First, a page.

Your Coronavirus Report team includes Steve Clemons, editor-at-large of The Hill, and researcher Andrew Wargofchik. Follow us on Twitter at @SCClemons and @a_wargofchik. CLICK HERE to subscribe to The Hill’s Coronavirus Special Report. To stay up-to-date on all things coronavirus, visit TheHill.com and SUBSCRIBE to our Overnight Healthcare newsletter for the latest developments from the daily White House coronavirus task force briefings.


In coming weeks, we will share with you our new 3D journalism platform, The Hill Virtually Live, to take stock of what is happening around the nation — for instance, empathy and building resilience across generations, acts of heroism, the way learning and credentialing are being reinvented, and how health delivery is going even more digital. Follow @TheHillEvents to stay up to date on our upcoming virtual programs.


Global coronavirus “confirmed” cases now stand at more than 1.45 million people but are thought to be much higher given inadequate and incomplete testing globally. More than 85,000 people have died around the world. But more than 315,000 people have recovered.


The U.S. now has about 28 percent of all officially recognized cases with nearly 403,000 people infected — and more than 13,000 deaths nationally. Italy has reported at least 17,669 deaths. Spain 14,673. France 10,343. Iran 3,993. China 3,337. South Korea 200. India 178. Japan 93. New Zealand 1.


New York continues to lead in both infections and confirmed deaths with 140,386 cases and 5,489 deaths. A sampling of other U.S. states shows mortality levels for New Jersey at 1,232. Michigan 845. Louisiana 582. California 452. Florida 309. Colorado 179. Virginia 66. Missouri 86. Oklahoma 67. Iowa 26. Montana 6. Alaska 6.





Pelosi, Schumer want aid to states, hospitals in GOP small-business bill. The Democratic response comes a day after Senate Majority Leader Mitch McConnellAddison (Mitch) Mitchell McConnellTrump has talked to associates about forming new political party: report McConnell, Schumer fail to cut power-sharing deal amid filibuster snag McConnell keeps GOP guessing on Trump impeachment MORE (R-Ky.) said he would ask for unanimous consent on the Senate floor Thursday to approve an additional $250 billion in funding for the popular small-business Paycheck Protection Program. Now the ball is in McConnell’s court. He must decide whether to agree to the Democratic demands or refuse, which could delay additional funding for small businesses until after Easter weekend. (The Hill)

Signs of optimism in coronavirus fight. The first moderately hopeful signs are emerging regarding the coronavirus crisis — but those will also bring new challenges, both in public health and in politics. (The Hill)


Models show fewer deaths than earlier predicted. Even as deaths mount, officials see signs pandemic’s toll may not match worst fears. Coronavirus deaths continue to rise, but health officials see indications that the pandemic’s toll may be less devastating than the most pessimistic estimates. (Washington Post)


Cataclysmic threat. U.S. intelligence officials warned in November that the coronavirus spreading in China’s Wuhan region could become a “cataclysmic event,” ABC News reported Wednesday. (The Hill)


Rep. Nydia Velázquez (D-N.Y.)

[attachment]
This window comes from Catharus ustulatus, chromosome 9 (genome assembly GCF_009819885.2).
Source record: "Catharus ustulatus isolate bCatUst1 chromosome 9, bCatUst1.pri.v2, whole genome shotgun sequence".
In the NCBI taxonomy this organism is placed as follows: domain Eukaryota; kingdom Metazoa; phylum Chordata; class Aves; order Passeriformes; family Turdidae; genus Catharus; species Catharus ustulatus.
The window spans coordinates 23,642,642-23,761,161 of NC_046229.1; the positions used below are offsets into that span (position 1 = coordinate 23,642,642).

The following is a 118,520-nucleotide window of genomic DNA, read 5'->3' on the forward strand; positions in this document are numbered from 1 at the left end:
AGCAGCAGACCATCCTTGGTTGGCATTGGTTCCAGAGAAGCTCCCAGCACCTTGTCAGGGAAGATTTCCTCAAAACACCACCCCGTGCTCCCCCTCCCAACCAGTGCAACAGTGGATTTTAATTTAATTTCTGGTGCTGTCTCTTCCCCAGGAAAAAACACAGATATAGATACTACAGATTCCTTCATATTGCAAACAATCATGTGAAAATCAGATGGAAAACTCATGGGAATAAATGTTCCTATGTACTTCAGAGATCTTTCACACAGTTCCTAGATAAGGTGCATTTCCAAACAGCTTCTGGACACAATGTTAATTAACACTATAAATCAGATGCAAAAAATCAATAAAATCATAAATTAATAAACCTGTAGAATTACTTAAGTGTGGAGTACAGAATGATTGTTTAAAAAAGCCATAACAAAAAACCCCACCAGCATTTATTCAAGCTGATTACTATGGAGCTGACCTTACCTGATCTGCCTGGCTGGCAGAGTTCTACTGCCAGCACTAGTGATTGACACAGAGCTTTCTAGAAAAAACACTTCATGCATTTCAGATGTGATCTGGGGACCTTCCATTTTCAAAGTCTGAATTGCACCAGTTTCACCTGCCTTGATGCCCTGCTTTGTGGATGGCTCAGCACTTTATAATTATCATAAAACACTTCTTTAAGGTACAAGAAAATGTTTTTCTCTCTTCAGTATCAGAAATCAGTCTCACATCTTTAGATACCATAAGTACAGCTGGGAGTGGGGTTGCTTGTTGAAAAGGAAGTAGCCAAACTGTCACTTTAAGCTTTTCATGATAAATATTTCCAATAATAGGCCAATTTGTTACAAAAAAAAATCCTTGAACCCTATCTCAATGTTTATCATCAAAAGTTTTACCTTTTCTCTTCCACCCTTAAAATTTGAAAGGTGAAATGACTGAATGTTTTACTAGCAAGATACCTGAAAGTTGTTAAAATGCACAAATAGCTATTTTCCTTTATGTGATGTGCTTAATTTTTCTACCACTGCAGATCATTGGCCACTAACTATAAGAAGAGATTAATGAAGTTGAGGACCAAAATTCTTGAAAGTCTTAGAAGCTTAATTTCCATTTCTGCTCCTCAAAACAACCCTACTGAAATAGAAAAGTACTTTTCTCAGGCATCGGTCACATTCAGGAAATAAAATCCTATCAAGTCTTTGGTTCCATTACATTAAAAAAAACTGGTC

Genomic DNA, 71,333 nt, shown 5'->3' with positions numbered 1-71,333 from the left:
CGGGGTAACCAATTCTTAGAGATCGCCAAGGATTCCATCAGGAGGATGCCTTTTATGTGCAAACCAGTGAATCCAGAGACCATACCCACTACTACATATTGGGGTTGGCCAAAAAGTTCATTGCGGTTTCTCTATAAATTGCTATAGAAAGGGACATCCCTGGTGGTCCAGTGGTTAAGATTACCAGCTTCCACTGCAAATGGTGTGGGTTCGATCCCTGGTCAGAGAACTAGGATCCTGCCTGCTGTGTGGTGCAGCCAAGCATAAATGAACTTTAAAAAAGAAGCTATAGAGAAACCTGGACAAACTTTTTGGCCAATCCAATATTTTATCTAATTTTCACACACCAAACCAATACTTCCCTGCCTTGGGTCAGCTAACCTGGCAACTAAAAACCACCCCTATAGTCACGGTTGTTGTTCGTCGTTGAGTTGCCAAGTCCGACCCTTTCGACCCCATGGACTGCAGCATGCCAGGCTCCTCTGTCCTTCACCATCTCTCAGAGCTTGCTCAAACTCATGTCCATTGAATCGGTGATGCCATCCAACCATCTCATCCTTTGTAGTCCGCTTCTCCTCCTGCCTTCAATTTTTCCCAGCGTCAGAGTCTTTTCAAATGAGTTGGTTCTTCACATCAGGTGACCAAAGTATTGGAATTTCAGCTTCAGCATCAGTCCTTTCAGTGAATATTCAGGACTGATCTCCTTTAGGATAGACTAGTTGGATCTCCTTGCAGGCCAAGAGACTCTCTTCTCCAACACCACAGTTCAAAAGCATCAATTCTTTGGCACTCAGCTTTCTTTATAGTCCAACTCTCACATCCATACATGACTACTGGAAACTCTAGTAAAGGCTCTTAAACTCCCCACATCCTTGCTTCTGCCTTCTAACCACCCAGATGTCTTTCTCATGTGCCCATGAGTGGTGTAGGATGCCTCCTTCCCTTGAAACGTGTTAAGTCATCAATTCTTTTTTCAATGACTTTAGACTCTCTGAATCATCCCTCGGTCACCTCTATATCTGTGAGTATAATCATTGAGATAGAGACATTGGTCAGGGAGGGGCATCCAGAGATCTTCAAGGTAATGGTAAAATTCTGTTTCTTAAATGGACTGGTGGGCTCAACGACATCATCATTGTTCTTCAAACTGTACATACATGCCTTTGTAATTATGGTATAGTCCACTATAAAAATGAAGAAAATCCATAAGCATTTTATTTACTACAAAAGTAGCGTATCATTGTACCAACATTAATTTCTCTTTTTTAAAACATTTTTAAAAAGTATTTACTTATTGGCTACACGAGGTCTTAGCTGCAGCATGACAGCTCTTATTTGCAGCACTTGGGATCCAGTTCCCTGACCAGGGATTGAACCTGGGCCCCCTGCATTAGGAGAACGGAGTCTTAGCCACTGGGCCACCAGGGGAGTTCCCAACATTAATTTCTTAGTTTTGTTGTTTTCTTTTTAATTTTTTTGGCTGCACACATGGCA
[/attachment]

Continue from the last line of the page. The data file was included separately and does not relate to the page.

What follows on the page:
@NydiaVelazquez People of color are among the hardest hit in this crisis. #COVID19 has further laid bare structural health and economic inequalities our nation has failed to address for far, far too long.


Rep. Robert AderholtRobert Brown AderholtREAD: The Republicans who voted to challenge election results Congress eyes 1-week stopgap, longer session to reach deal Alabama Republican becomes third House member to test positive for COVID-19 this week MORE (R-Ala.)

@Robert_Aderholt Two weeks ago I wrote about the critical need for rural broadband funding. Now, we have it: $200 million for FCC’s Connected Care Pilot Program, $100 million to the ReConnect Program, $25 million for Distance Learning & Telemedicine, $15 million for Rural Telehealth.


Rep. Debbie DingellDeborah (Debbie) Ann DingellDemocrats to levy fines on maskless lawmakers on House floor Growing number of lawmakers test positive for COVID-19 after Capitol siege Democrats offer bill fining lawmakers who don't wear masks in Capitol MORE (D-Mich.)

@RepDebDingell Right now we're seeing the effects of decades of policies that incentivized offshoring at the cost of domestic manufacturing. Our supply chains are so dependent on other countries that we don't have the ability to respond rapidly in a time of crisis.


Iowa health care workers infected at alarming rate. More than 1 in 5 confirmed cases in Iowa are health care workers, the state’s Department of Health announced. The nationwide shortage of critical protective equipment for medical staff could particularly hamper more rural areas of the country, like parts of Iowa, where 23 percent of those infected are health care workers. (The HIll


Former congressman Charlie DentCharles (Charlie) Wieder Dent22 retired GOP members of Congress call for Trump's impeachment Seven Senate races to watch in 2022 The magnificent moderation of Susan Collins MORE says coronavirus is serious. Coughing into his arm as the interview began, former Rep. Charlie Dent (R-Pa.) detailed his COVID-19 symptoms: a cough, body aches and chills, fever and persistent fatigue. (ABC 27)


Rep. Ben McAdams (D-Utah) now “virus-free” after tough battle with coronavirus. The second lawmaker on Capitol Hill to test positive for the coronavirus says he is now “virus-free.” McAdams said that he lost 13 pounds during his hospital stay but that he is now “back on my feet and back at work.” (The Hill)